Did this review help to inform your camera decision process? In case you would like to check on the differences and similarities of other camera models, just use the search menu below. Alternatively, you can follow any of the listed hyperlinks for comparisons that others found interesting.

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    Specifications: Nikon D3000 vs Olympus E-M10 II

    Below is a side-by-side comparison of the specs of the two cameras to facilitate a quick review of their differences and common features.

    Camera Specifications
    Camera Model Nikon D3000 Olympus E-M10 II
    Camera Type Digital single lens reflex Mirrorless system camera
    Camera Lens Nikon F mount lenses Micro Four Thirds lenses
    Launch Date July 2009 August 2015
    Launch Price USD 599 USD 649
    Sensor Specs Nikon D3000 Olympus E-M10 II
    Sensor Technology CCD CMOS
    Sensor Format APS-C Sensor Four Thirds Sensor
    Sensor Size 23.6 x 15.8 mm 17.3 x 13.0 mm
    Sensor Area 372.88 mm2 224.9 mm2
    Sensor Diagonal 28.4 mm 21.6 mm
    Crop Factor 1.5x 2.0x
    Sensor Resolution 10 Megapixels 15.9 Megapixels
    Image Resolution 3872 x 2592 pixels 4608 x 3456 pixels
    Pixel Pitch 6.11 μm 3.76 μm
    Pixel Density 2.69 MP/cm2 7.08 MP/cm2
    Moiré control Anti-Alias filter no AA filter
    Movie Capability no Video 1080/60p Video
    ISO Setting 100 - 1,600 ISO 200 - 25,600 ISO
    ISO Boost 100 - 3,200 ISO 100 - 25,600 ISO
    Image Processor EXPEED TruePic VII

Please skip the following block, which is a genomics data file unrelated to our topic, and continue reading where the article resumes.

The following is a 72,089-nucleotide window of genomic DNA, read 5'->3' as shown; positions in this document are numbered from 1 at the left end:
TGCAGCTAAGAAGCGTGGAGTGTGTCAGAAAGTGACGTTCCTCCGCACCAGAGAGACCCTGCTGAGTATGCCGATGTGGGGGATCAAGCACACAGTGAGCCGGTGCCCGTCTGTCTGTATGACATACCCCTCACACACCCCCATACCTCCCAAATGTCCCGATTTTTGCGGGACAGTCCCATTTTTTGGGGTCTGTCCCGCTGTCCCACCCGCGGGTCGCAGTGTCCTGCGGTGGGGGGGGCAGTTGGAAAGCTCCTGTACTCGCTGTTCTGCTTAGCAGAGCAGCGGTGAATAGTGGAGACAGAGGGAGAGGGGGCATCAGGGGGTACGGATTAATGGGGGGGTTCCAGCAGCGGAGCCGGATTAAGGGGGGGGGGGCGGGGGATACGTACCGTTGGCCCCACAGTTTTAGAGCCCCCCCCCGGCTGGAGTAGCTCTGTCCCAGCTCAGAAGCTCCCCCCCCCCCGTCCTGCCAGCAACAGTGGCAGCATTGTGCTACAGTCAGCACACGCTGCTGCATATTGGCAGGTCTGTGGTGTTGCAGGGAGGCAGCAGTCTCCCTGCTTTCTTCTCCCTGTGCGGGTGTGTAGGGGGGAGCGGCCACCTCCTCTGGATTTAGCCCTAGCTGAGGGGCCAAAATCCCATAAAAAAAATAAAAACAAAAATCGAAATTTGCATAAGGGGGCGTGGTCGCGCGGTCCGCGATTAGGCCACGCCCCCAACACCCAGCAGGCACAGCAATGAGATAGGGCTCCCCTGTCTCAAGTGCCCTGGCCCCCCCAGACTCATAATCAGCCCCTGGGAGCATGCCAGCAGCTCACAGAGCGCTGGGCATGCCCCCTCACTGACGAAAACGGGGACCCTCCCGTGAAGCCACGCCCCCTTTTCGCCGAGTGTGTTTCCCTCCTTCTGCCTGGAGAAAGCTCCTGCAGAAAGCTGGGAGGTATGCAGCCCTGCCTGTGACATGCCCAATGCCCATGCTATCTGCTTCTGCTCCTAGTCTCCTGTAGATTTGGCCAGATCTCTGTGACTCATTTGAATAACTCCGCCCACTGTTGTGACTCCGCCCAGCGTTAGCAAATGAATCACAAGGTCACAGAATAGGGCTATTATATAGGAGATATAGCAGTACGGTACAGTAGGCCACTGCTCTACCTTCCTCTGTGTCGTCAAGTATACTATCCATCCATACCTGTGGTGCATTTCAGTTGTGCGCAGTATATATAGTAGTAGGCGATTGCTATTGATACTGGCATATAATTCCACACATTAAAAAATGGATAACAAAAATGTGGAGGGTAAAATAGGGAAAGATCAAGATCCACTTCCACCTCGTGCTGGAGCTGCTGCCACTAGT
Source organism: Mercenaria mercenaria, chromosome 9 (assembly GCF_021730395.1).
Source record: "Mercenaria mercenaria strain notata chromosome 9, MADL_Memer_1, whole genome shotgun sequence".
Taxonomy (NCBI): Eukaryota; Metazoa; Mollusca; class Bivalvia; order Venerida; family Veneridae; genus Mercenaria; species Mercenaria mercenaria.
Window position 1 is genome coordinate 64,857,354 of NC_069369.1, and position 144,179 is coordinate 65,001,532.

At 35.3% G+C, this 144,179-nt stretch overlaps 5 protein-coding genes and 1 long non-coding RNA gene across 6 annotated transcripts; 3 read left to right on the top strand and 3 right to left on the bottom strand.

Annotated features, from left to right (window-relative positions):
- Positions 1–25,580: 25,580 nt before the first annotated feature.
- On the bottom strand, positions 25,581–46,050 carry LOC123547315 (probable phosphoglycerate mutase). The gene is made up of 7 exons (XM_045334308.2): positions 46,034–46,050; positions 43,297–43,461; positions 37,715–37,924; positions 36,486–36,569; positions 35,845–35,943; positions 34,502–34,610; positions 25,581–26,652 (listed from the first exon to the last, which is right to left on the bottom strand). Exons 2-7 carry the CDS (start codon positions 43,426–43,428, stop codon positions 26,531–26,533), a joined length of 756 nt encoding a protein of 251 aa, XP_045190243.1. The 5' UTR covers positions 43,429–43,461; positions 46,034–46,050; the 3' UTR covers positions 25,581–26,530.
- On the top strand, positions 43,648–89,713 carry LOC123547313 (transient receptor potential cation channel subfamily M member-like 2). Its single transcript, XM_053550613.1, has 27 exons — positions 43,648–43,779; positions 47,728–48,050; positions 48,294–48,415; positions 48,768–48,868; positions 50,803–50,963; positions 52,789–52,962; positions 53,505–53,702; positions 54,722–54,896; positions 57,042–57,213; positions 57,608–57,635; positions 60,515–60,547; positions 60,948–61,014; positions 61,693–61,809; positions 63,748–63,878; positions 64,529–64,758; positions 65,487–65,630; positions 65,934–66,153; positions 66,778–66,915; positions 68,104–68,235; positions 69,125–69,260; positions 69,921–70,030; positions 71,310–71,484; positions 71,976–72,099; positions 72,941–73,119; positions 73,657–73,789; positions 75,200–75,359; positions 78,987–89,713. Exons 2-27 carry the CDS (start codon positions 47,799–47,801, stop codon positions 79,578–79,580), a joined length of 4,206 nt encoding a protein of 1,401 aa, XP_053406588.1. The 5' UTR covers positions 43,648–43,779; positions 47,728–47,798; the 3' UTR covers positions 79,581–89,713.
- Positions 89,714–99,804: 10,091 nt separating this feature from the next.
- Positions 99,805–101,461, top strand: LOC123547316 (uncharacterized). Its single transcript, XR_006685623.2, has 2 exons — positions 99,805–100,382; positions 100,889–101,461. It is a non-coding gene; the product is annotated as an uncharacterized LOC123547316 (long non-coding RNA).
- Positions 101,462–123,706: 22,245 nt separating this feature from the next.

DXO Sensor Quality (score) 62 73
    DXO Color Depth (bits) 22.3 23.1
    DXO Dynamic Range (EV) 11.1 12.5
    DXO Low Light (ISO) 563 842
    Screen Specs Nikon D3000 Olympus E-M10 II
    Viewfinder Type Optical viewfinder Electronic viewfinder
    Viewfinder Field of View 95% 100%
    Viewfinder Magnification 0.53x 0.62x
    Viewfinder Resolution 2360k dots
    LCD Framing Live View
    Rear LCD Size 3.0inch 3.0inch
    LCD Resolution 230k dots 1040k dots
    LCD Attachment Fixed screen Tilting screen
    Touch Input no Touchscreen Touchscreen
    Shooting Specs Nikon D3000 Olympus E-M10 II
    Focus System Phase-detect AF Contrast-detect AF
    Manual Focusing Aidno Peaking FeatureFocus Peaking
    Max Shutter Speed (mechanical) 1/4000s 1/4000s
    Continuous Shooting 3 shutter flaps/s 8 shutter flaps/s
    Electronic Shutterno E-Shutterup to 1/16000s
    Time-Lapse Photographyno IntervalometerIntervalometer built-in
    Image StabilizationLens stabilization onlyIn-body stabilization
    Fill Flash Built-in Flash Built-in Flash
    Storage Medium SDHC cards SDXC cards
    Single or Dual Card Slots Single card slot Single card slot
    UHS card support no UHS-I
    Connectivity Specs Nikon D3000 Olympus E-M10 II
    External Flash Hotshoe Hotshoe
    USB Connector USB 2.0 USB 2.0
    HDMI Port no HDMI micro HDMI
    Wifi Support no Wifi Wifi built-in
    Body Specs Nikon D3000 Olympus E-M10 II
    Battery Type EN-EL9a BLS-50
    Battery Life (CIPA)500 shots per charge320 shots per charge
    Body Dimensions 126 x 97 x 64 mm
    (5.0 x 3.8 x 2.5 in)
    120 x 83 x 47 mm
    (4.7 x 3.3 x 1.9 in)
    Camera Weight 536 g (18.9 oz) 390 g (13.8 oz)